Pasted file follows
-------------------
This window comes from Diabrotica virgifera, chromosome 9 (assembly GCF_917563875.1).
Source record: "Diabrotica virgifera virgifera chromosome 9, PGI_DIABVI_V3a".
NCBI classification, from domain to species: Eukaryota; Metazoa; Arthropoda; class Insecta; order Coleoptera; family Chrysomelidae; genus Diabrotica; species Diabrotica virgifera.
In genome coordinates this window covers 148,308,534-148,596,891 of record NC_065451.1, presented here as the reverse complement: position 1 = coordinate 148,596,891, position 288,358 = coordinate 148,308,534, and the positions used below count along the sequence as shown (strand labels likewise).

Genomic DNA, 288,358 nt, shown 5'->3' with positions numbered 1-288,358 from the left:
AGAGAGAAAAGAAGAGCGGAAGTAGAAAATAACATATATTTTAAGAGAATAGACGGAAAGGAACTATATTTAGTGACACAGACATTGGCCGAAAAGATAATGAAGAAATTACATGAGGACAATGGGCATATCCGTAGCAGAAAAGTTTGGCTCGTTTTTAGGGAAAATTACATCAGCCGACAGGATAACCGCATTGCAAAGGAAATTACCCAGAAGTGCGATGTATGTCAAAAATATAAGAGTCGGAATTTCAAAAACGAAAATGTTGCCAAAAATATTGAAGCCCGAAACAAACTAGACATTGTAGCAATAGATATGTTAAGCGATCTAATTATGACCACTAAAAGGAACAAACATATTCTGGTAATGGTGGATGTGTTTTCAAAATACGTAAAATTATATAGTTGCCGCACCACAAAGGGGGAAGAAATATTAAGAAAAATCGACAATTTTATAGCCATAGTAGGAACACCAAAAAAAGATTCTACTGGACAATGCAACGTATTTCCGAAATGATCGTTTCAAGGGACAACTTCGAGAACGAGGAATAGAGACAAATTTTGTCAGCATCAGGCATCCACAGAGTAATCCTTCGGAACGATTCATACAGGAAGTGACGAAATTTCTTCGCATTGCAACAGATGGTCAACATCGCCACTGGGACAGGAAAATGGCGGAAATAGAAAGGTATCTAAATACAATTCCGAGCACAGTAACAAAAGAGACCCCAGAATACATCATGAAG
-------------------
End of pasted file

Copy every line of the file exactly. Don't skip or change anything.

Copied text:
This window comes from Diabrotica virgifera, chromosome 9 (assembly GCF_917563875.1).
Source record: "Diabrotica virgifera virgifera chromosome 9, PGI_DIABVI_V3a".
NCBI classification, from domain to species: Eukaryota; Metazoa; Arthropoda; class Insecta; order Coleoptera; family Chrysomelidae; genus Diabrotica; species Diabrotica virgifera.
In genome coordinates this window covers 148,308,534-148,596,891 of record NC_065451.1, presented here as the reverse complement: position 1 = coordinate 148,596,891, position 288,358 = coordinate 148,308,534, and the positions used below count along the sequence as shown (strand labels likewise).

Genomic DNA, 288,358 nt, shown 5'->3' with positions numbered 1-288,358 from the left:
AGAGAGAAAAGAAGAGCGGAAGTAGAAAATAACATATATTTTAAGAGAATAGACGGAAAGGAACTATATTTAGTGACACAGACATTGGCCGAAAAGATAATGAAGAAATTACATGAGGACAATGGGCATATCCGTAGCAGAAAAGTTTGGCTCGTTTTTAGGGAAAATTACATCAGCCGACAGGATAACCGCATTGCAAAGGAAATTACCCAGAAGTGCGATGTATGTCAAAAATATAAGAGTCGGAATTTCAAAAACGAAAATGTTGCCAAAAATATTGAAGCCCGAAACAAACTAGACATTGTAGCAATAGATATGTTAAGCGATCTAATTATGACCACTAAAAGGAACAAACATATTCTGGTAATGGTGGATGTGTTTTCAAAATACGTAAAATTATATAGTTGCCGCACCACAAAGGGGGAAGAAATATTAAGAAAAATCGACAATTTTATAGCCATAGTAGGAACACCAAAAAAAGATTCTACTGGACAATGCAACGTATTTCCGAAATGATCGTTTCAAGGGACAACTTCGAGAACGAGGAATAGAGACAAATTTTGTCAGCATCAGGCATCCACAGAGTAATCCTTCGGAACGATTCATACAGGAAGTGACGAAATTTCTTCGCATTGCAACAGATGGTCAACATCGCCACTGGGACAGGAAAATGGCGGAAATAGAAAGGTATCTAAATACAATTCCGAGCACAGTAACAAAAGAGACCCCAGAATACATCATGAAG